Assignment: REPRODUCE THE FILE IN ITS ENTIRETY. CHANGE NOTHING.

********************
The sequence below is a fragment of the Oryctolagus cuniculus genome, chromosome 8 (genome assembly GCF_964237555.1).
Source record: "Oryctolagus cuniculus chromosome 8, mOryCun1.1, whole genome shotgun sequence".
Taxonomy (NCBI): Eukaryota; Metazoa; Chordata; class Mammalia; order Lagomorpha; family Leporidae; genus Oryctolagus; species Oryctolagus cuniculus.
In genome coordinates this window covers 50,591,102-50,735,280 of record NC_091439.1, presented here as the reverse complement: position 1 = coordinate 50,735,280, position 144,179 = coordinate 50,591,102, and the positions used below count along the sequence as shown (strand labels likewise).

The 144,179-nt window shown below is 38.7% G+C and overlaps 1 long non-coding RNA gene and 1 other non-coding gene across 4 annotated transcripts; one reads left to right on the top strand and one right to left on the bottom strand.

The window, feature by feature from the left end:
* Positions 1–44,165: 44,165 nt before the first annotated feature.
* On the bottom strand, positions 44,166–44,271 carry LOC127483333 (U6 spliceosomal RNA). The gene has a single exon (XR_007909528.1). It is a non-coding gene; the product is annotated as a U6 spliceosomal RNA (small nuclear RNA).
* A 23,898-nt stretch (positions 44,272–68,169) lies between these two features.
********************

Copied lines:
The sequence below is a fragment of the Oryctolagus cuniculus genome, chromosome 8 (genome assembly GCF_964237555.1).
Source record: "Oryctolagus cuniculus chromosome 8, mOryCun1.1, whole genome shotgun sequence".
Taxonomy (NCBI): Eukaryota; Metazoa; Chordata; class Mammalia; order Lagomorpha; family Leporidae; genus Oryctolagus; species Oryctolagus cuniculus.
In genome coordinates this window covers 50,591,102-50,735,280 of record NC_091439.1, presented here as the reverse complement: position 1 = coordinate 50,735,280, position 144,179 = coordinate 50,591,102, and the positions used below count along the sequence as shown (strand labels likewise).

The 144,179-nt window shown below is 38.7% G+C and overlaps 1 long non-coding RNA gene and 1 other non-coding gene across 4 annotated transcripts; one reads left to right on the top strand and one right to left on the bottom strand.

The window, feature by feature from the left end:
* Positions 1–44,165: 44,165 nt before the first annotated feature.
* On the bottom strand, positions 44,166–44,271 carry LOC127483333 (U6 spliceosomal RNA). The gene has a single exon (XR_007909528.1). It is a non-coding gene; the product is annotated as a U6 spliceosomal RNA (small nuclear RNA).
* A 23,898-nt stretch (positions 44,272–68,169) lies between these two features.